You’re a millionaire with around £45. This can make it difficult when paying so make sure you get to know the colours of the notes before you hand them over, or you could end up paying a lot more than expected.
I’ve put together some price guides for Vietnam, so you know how to plan your budget for Vietnam. As a rough guide you can expect to pay around £10 getting from the airport in both Hanoi and Ho Chi Minh City. A night’s accommodation in a decent hostel will be less than £10, while a basic private room will be around £20.
A lot of the attractions – like the Temple of Literature and Hao Lao Prison, in Hanoi, are less than £2 to get in. A massage is about £10 and a food tour around £15. A bottle of water is around 40p, while some bhan mi from a street seller is around 80p.
Vietnam is great value.
Money saving advice for Vietnam
1. Book your tours there
From looking at the price of tours before I left the UK and once I got here, the price differences were huge. If they can afford a website they’re going to charge more and could just be sending you to the cheapo ones anyway.
If it was me I’d wait till I got there to book. You can spend an hour shopping around at the tourist information centres to get the best deals, especially if there are a few of you in a group.
2. Walk as MUCH as possible
Yeah, it might be hot but how often do you get the opportunity to be hot?
When you go walking in the city, in the day, you never know what you might find.
3. Haggle with the market stall holders
In Vietnam, there’s so much choice and an abundance at all the markets. If you know what you want to pay for something, and it’s reasonable, stand your ground and haggle for that. Hotels, taxis, tours – if you don’t like the price just go to the next person.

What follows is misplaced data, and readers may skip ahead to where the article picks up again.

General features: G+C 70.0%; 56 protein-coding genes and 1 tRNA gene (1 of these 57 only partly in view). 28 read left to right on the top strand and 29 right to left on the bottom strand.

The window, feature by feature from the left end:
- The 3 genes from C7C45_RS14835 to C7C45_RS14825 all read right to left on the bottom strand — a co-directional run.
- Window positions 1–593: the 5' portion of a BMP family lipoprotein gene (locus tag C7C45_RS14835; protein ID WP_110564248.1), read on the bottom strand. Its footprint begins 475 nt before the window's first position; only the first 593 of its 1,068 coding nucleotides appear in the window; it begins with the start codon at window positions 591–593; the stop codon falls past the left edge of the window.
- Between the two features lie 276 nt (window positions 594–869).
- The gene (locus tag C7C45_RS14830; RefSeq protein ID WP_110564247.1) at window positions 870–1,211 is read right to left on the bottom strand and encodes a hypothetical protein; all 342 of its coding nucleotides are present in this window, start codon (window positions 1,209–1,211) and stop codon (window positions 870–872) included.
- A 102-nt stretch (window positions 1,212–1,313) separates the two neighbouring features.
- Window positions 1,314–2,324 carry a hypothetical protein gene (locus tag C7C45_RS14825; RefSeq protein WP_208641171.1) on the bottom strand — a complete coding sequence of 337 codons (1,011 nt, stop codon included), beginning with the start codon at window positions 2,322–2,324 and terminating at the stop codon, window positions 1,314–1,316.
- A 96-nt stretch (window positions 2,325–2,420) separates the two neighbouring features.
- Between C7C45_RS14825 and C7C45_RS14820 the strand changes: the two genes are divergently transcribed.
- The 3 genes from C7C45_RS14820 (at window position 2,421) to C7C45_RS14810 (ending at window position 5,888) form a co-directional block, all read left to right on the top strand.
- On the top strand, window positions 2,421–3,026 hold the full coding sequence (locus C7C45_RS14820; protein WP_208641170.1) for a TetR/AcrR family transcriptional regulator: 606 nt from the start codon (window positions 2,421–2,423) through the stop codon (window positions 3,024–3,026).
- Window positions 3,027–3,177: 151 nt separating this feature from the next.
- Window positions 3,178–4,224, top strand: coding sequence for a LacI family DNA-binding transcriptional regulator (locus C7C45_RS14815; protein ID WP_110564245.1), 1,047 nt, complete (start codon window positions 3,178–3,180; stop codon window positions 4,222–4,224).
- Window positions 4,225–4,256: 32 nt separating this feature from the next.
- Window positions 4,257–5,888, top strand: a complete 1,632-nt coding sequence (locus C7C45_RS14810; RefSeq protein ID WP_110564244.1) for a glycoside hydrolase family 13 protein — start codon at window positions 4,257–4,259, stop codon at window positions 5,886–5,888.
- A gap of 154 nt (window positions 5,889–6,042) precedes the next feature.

Just don’t take the piss!
4. Take dollars with you
You can’t get Vietnamese Dong outside of the country so you need to get dollars, and exchange. Yeah you’ll lose money with the two exchanges, if you’re not from the US, but it’s just easier than taking pounds, or your currency. Also, you can pay for the big things with dollars to make it easier.
Remember though, if you do pay with dollars, they don’t give cents change so you’ll usually end up paying a little bit extra.
5. Go to the countryside
When you’re in Vietnam, don’t just stick with the big cities. If you travel further out and into the countryside you’ll save money on everything, just like any country!
What to buy in Vietnam
Here’s your ultimate shopping guide for Vietnam – so many nice things to buy!
The Vietnam shopping experience is something you will remember for the rest of your life. It’s fun, of course, but you’ll also get hounded by stallholders with cheap products and of course, experience the infamous haggling. If you want to get the best bargains in Vietnam, and enjoy the hunt, then I definitely recommend you read this section.
What to shop in Vietnam?
Traditional and homemade items are magnificent in Vietnam – and make for a great present for your friends back home, and you.
The national costume of both men and women is a tight-fitted dress worn over slack of different colours. It can be found in any fashion bouquet or tourist friendly market. For fittings, tailors are available. It can be custom-made from around $35 to $100. You can get designer Ao Dais too.